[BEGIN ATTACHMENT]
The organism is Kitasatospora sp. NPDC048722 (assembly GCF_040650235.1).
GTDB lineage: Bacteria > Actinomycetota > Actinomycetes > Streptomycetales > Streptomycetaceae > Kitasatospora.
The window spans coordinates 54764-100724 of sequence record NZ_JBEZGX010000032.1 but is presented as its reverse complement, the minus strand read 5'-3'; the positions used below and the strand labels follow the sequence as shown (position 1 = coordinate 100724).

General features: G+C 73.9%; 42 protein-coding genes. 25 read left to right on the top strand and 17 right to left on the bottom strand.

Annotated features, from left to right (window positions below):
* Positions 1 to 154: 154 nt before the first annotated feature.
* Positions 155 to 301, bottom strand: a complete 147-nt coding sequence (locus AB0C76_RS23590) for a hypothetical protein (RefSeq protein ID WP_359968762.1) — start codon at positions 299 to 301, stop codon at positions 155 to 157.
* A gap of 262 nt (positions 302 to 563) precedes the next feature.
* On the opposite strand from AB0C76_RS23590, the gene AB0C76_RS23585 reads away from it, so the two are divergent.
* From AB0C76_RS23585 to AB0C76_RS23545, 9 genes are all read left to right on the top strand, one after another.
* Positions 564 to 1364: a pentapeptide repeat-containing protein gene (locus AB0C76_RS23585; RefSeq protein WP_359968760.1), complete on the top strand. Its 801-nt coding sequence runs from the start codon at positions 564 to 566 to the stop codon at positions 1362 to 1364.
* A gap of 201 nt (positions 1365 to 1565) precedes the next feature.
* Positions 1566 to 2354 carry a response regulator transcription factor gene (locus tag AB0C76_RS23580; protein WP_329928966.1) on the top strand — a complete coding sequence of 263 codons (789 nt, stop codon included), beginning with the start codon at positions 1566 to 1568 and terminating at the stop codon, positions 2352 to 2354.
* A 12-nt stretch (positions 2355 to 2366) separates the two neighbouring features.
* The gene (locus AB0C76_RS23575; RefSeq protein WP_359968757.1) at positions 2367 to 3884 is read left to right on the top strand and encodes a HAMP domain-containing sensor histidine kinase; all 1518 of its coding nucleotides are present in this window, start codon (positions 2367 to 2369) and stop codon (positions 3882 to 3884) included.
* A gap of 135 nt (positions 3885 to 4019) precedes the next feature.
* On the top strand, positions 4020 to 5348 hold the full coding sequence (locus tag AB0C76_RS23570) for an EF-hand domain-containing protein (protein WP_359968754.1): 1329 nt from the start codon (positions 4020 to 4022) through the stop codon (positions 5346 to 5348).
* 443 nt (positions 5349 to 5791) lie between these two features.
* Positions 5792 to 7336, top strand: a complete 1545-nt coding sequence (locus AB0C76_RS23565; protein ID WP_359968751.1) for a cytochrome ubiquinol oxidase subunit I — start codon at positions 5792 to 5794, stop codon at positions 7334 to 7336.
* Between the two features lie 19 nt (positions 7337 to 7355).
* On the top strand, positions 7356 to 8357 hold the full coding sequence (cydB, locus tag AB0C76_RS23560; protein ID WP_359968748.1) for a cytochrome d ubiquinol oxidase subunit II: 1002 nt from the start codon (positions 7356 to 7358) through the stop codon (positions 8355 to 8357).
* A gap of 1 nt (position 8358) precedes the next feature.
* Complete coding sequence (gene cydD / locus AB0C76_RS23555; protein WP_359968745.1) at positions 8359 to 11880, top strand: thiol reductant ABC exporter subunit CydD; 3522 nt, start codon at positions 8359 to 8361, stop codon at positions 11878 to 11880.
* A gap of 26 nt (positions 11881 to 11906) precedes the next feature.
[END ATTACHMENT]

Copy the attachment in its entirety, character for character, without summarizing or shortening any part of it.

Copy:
The organism is Kitasatospora sp. NPDC048722 (assembly GCF_040650235.1).
GTDB lineage: Bacteria > Actinomycetota > Actinomycetes > Streptomycetales > Streptomycetaceae > Kitasatospora.
The window spans coordinates 54764-100724 of sequence record NZ_JBEZGX010000032.1 but is presented as its reverse complement, the minus strand read 5'-3'; the positions used below and the strand labels follow the sequence as shown (position 1 = coordinate 100724).

General features: G+C 73.9%; 42 protein-coding genes. 25 read left to right on the top strand and 17 right to left on the bottom strand.

Annotated features, from left to right (window positions below):
* Positions 1 to 154: 154 nt before the first annotated feature.
* Positions 155 to 301, bottom strand: a complete 147-nt coding sequence (locus AB0C76_RS23590) for a hypothetical protein (RefSeq protein ID WP_359968762.1) — start codon at positions 299 to 301, stop codon at positions 155 to 157.
* A gap of 262 nt (positions 302 to 563) precedes the next feature.
* On the opposite strand from AB0C76_RS23590, the gene AB0C76_RS23585 reads away from it, so the two are divergent.
* From AB0C76_RS23585 to AB0C76_RS23545, 9 genes are all read left to right on the top strand, one after another.
* Positions 564 to 1364: a pentapeptide repeat-containing protein gene (locus AB0C76_RS23585; RefSeq protein WP_359968760.1), complete on the top strand. Its 801-nt coding sequence runs from the start codon at positions 564 to 566 to the stop codon at positions 1362 to 1364.
* A gap of 201 nt (positions 1365 to 1565) precedes the next feature.
* Positions 1566 to 2354 carry a response regulator transcription factor gene (locus tag AB0C76_RS23580; protein WP_329928966.1) on the top strand — a complete coding sequence of 263 codons (789 nt, stop codon included), beginning with the start codon at positions 1566 to 1568 and terminating at the stop codon, positions 2352 to 2354.
* A 12-nt stretch (positions 2355 to 2366) separates the two neighbouring features.
* The gene (locus AB0C76_RS23575; RefSeq protein WP_359968757.1) at positions 2367 to 3884 is read left to right on the top strand and encodes a HAMP domain-containing sensor histidine kinase; all 1518 of its coding nucleotides are present in this window, start codon (positions 2367 to 2369) and stop codon (positions 3882 to 3884) included.
* A gap of 135 nt (positions 3885 to 4019) precedes the next feature.
* On the top strand, positions 4020 to 5348 hold the full coding sequence (locus tag AB0C76_RS23570) for an EF-hand domain-containing protein (protein WP_359968754.1): 1329 nt from the start codon (positions 4020 to 4022) through the stop codon (positions 5346 to 5348).
* 443 nt (positions 5349 to 5791) lie between these two features.
* Positions 5792 to 7336, top strand: a complete 1545-nt coding sequence (locus AB0C76_RS23565; protein ID WP_359968751.1) for a cytochrome ubiquinol oxidase subunit I — start codon at positions 5792 to 5794, stop codon at positions 7334 to 7336.
* Between the two features lie 19 nt (positions 7337 to 7355).
* On the top strand, positions 7356 to 8357 hold the full coding sequence (cydB, locus tag AB0C76_RS23560; protein ID WP_359968748.1) for a cytochrome d ubiquinol oxidase subunit II: 1002 nt from the start codon (positions 7356 to 7358) through the stop codon (positions 8355 to 8357).
* A gap of 1 nt (position 8358) precedes the next feature.
* Complete coding sequence (gene cydD / locus AB0C76_RS23555; protein WP_359968745.1) at positions 8359 to 11880, top strand: thiol reductant ABC exporter subunit CydD; 3522 nt, start codon at positions 8359 to 8361, stop codon at positions 11878 to 11880.
* A gap of 26 nt (positions 11881 to 11906) precedes the next feature.